Medical ghostwriters and scientists guilty of misconduct should be liable

August 3, 2011

I have long thought that scientific publications (and scientific endeavour in general) cannot be exempt from liability for scientific misconduct – at least a civil liability even if  any criminal liability would depend upon the extent of any fraud involved in a publication or in the performance of scientific activity. The liability would obviously start with the scientists/authors but the entire publishing chain including reviewers, editors and publishers and those who commission the science or the ghost writing must carry their share of responsibility and cannot be exempt.

In a scientific context I think ghostwriting – of itself – is tantamount to fraud.

Why cannot a concept of tort or “product liability”apply to scientists?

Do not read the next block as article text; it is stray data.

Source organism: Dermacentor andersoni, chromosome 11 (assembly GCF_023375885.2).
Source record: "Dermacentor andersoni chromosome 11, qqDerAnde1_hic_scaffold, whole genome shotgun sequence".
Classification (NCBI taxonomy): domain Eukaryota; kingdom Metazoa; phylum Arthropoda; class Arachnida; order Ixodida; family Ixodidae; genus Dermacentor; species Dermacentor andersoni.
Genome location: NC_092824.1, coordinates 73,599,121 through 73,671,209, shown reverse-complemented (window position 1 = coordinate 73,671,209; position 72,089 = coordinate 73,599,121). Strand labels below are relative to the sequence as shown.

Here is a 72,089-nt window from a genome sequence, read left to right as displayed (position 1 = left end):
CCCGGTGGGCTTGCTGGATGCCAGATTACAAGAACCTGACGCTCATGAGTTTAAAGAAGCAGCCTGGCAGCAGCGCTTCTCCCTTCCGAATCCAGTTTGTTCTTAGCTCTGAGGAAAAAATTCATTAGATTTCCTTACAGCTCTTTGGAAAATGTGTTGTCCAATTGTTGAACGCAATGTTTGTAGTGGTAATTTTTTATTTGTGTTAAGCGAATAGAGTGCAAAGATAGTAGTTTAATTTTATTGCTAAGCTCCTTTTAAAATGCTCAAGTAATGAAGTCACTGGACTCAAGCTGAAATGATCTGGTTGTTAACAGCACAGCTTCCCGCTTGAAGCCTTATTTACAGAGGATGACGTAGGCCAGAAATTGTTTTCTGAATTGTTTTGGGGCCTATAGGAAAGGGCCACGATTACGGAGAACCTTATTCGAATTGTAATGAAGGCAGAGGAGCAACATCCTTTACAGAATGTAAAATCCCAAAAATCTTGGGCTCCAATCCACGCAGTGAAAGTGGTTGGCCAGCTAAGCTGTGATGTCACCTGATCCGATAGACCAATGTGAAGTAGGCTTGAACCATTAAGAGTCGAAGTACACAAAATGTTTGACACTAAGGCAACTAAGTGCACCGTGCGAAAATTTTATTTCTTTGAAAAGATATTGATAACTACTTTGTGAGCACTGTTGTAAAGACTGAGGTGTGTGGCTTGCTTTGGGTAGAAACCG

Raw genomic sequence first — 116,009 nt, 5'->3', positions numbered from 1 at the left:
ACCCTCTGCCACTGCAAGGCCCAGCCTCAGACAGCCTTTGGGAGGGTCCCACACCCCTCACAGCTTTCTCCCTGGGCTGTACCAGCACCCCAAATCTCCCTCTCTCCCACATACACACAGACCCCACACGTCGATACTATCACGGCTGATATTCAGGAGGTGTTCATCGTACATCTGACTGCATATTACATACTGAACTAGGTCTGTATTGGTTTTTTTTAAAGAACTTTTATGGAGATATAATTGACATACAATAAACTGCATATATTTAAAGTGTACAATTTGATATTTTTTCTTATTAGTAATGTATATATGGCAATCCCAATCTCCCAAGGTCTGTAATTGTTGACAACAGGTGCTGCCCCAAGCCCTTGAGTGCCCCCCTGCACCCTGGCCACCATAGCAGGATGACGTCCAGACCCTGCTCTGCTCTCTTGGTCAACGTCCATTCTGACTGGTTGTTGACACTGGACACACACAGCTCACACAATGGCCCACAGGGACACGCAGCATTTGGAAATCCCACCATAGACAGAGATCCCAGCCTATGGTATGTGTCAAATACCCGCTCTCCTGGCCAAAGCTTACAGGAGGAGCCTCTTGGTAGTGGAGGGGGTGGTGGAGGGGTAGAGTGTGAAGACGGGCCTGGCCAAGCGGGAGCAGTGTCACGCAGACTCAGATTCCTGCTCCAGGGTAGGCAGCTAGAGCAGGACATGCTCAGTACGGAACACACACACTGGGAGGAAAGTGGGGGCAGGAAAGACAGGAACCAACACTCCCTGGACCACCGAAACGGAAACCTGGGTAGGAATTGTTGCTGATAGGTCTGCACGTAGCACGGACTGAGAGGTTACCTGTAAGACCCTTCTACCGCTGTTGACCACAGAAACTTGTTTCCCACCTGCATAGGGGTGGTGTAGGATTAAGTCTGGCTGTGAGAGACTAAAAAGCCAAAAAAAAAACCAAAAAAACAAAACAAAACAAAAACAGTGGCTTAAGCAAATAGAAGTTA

It seems to me that the concept of tort or “product liability” should be applicable to the work of scientists and researchers where their work is the result of faking data, fraud or other misconduct since it would be work that “had not been done in good faith”. Tort would apply because the ramifications of their misconduct would extend far beyond their employment contracts with their employers.

Ghostwriting and guest authoring in industry-controlled research raise “serious ethical and legal concerns, bearing on integrity of medical research and scientific evidence used in legal disputes,”  say two University of Toronto law professors:

Legal Remedies for Medical Ghostwriting: Imposing Fraud Liability on Guest Authors of Ghostwritten Articles

by Simon Stern, Trudo Lemmens PLoS Med 8(8): e1001070. doi:10.1371/journal.pmed.1001070

Summary Points